Which type of investment advisor is best for you: a small, independent financial advisor or the private client group of a large national firm? A recent New York Times article (“Selling the Home Brand”) reveals abuses that are possible when a large national firm manages client investments and, at the same time, markets its own investment products.
The article concerned a large national bank that manages portfolios for high net worth clients. Quotes from the article,
- The firm “pressures brokers to sell the bank’s own products”
- “ ‘We were not able to do the right things for our clients,’”
- To bolster sales, said the advisers… [the firm] ‘largely pushes its own bank-branded investments, which include a mix of mutual funds”
- “Current and former brokers contend that the bank, at times, prioritized profit to the detriment of its clients.”
The company in question denies the allegations.
Arthur Stein Financial, LLC is free from these types of conflicts. We have no incentive to recommend one type of investment over another. Investment management compensation is solely based upon a percentage of investment assets. Growing those assets benefits Arthur Stein Financial as well as our clients.
This presentation is for educational purposes only. To learn more about the topics mentioned and if they are suitable for you, consult an appropriate professional before implementing. Tax laws can change at any time.
Any information provided in this presentation has been prepared from sources believed to be reliable, but is not guaranteed and is not a complete summary or statement of all available data necessary for making an investment decision. Any information provided is for information purposes only and does not constitute a recommendation.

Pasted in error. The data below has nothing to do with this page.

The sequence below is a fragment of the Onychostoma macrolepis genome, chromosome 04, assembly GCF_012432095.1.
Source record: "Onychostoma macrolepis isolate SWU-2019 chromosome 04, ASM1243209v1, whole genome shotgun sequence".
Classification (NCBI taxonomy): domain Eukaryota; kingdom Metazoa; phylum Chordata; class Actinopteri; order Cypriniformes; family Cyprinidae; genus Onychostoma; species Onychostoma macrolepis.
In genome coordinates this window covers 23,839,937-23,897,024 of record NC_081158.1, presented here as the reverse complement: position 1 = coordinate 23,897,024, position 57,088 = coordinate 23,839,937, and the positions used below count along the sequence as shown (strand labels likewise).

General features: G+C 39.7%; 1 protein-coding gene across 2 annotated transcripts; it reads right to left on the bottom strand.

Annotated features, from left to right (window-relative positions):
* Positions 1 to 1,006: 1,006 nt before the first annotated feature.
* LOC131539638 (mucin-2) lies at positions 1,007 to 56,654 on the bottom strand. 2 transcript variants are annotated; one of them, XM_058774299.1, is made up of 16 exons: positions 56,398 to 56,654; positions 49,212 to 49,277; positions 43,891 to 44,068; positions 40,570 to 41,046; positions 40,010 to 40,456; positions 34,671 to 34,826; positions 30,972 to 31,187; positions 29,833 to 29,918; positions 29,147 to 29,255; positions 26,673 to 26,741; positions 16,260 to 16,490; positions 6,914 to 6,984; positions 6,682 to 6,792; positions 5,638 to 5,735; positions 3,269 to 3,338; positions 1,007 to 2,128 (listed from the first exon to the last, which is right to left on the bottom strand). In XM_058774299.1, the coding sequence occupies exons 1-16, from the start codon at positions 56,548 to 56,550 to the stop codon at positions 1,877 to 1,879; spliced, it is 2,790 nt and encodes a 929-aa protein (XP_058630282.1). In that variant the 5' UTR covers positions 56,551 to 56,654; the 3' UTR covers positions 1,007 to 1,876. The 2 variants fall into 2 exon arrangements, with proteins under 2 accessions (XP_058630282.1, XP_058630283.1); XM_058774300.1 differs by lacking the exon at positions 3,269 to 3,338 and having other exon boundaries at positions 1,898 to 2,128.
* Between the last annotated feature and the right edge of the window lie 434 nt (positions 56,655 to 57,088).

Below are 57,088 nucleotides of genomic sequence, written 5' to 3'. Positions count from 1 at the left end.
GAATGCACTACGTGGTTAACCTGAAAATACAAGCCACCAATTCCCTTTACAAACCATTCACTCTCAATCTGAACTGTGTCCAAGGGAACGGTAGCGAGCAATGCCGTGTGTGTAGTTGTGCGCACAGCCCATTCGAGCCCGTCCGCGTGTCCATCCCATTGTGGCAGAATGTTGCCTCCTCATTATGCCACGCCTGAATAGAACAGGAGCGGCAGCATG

Arthur Stein Financial, LLC also sells life, disability and long-term care insurance. the firm does not have a fiduciary relationship with clients for the sale of these insurance products. Clients should be aware that these services pay a commission and involve a conflict of interest, as commissionable products conflict with the fiduciary duties of a registered investment adviser.
Keep in mind that:
- Past performance is no guarantee of future performance;
- Investments involve the risk of loss of principal and earnings;
- ETFs, mutual funds, including money market funds, etc. are not guaranteed in any way by the US Government, the FDIC, a bank or anyone else.
- “Average annual return” evens out variations in the actual year-to-year returns.
- ETFs, mutual funds and individual stocks and bonds fluctuate in value and there will always be times when they lose value.
- None of the information provided by Arthur Stein is necessarily relevant to anyone’s particular situation. Situations differ among individuals and you should not assume that these generalizations or information apply to you.
- Investments mentioned may not be suitable for all investors.
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